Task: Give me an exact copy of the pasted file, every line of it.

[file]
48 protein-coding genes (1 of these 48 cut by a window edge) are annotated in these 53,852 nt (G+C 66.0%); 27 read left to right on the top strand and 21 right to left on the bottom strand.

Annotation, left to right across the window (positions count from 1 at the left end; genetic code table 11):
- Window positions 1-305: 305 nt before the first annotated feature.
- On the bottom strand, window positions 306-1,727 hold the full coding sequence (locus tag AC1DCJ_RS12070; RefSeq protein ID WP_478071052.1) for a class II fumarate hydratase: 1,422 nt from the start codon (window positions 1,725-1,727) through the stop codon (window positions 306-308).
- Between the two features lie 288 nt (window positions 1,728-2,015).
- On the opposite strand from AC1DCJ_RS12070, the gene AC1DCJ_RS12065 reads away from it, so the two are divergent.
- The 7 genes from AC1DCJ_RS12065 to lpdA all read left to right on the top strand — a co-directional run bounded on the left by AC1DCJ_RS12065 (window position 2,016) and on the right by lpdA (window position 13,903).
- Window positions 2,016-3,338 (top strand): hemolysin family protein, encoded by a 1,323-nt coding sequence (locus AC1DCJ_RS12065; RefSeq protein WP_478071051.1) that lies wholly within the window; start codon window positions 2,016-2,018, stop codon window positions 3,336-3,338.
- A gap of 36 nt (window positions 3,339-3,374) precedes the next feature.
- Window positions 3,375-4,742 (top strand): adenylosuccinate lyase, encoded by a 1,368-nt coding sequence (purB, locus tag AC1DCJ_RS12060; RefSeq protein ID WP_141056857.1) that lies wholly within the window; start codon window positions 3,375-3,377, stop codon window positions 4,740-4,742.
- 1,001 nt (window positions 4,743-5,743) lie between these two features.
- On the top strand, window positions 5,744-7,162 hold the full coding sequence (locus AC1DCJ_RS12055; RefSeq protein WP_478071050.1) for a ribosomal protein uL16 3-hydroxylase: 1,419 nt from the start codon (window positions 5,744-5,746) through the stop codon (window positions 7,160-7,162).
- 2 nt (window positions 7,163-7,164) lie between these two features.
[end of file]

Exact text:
48 protein-coding genes (1 of these 48 cut by a window edge) are annotated in these 53,852 nt (G+C 66.0%); 27 read left to right on the top strand and 21 right to left on the bottom strand.

Annotation, left to right across the window (positions count from 1 at the left end; genetic code table 11):
- Window positions 1-305: 305 nt before the first annotated feature.
- On the bottom strand, window positions 306-1,727 hold the full coding sequence (locus tag AC1DCJ_RS12070; RefSeq protein ID WP_478071052.1) for a class II fumarate hydratase: 1,422 nt from the start codon (window positions 1,725-1,727) through the stop codon (window positions 306-308).
- Between the two features lie 288 nt (window positions 1,728-2,015).
- On the opposite strand from AC1DCJ_RS12070, the gene AC1DCJ_RS12065 reads away from it, so the two are divergent.
- The 7 genes from AC1DCJ_RS12065 to lpdA all read left to right on the top strand — a co-directional run bounded on the left by AC1DCJ_RS12065 (window position 2,016) and on the right by lpdA (window position 13,903).
- Window positions 2,016-3,338 (top strand): hemolysin family protein, encoded by a 1,323-nt coding sequence (locus AC1DCJ_RS12065; RefSeq protein WP_478071051.1) that lies wholly within the window; start codon window positions 2,016-2,018, stop codon window positions 3,336-3,338.
- A gap of 36 nt (window positions 3,339-3,374) precedes the next feature.
- Window positions 3,375-4,742 (top strand): adenylosuccinate lyase, encoded by a 1,368-nt coding sequence (purB, locus tag AC1DCJ_RS12060; RefSeq protein ID WP_141056857.1) that lies wholly within the window; start codon window positions 3,375-3,377, stop codon window positions 4,740-4,742.
- 1,001 nt (window positions 4,743-5,743) lie between these two features.
- On the top strand, window positions 5,744-7,162 hold the full coding sequence (locus AC1DCJ_RS12055; RefSeq protein WP_478071050.1) for a ribosomal protein uL16 3-hydroxylase: 1,419 nt from the start codon (window positions 5,744-5,746) through the stop codon (window positions 7,160-7,162).
- 2 nt (window positions 7,163-7,164) lie between these two features.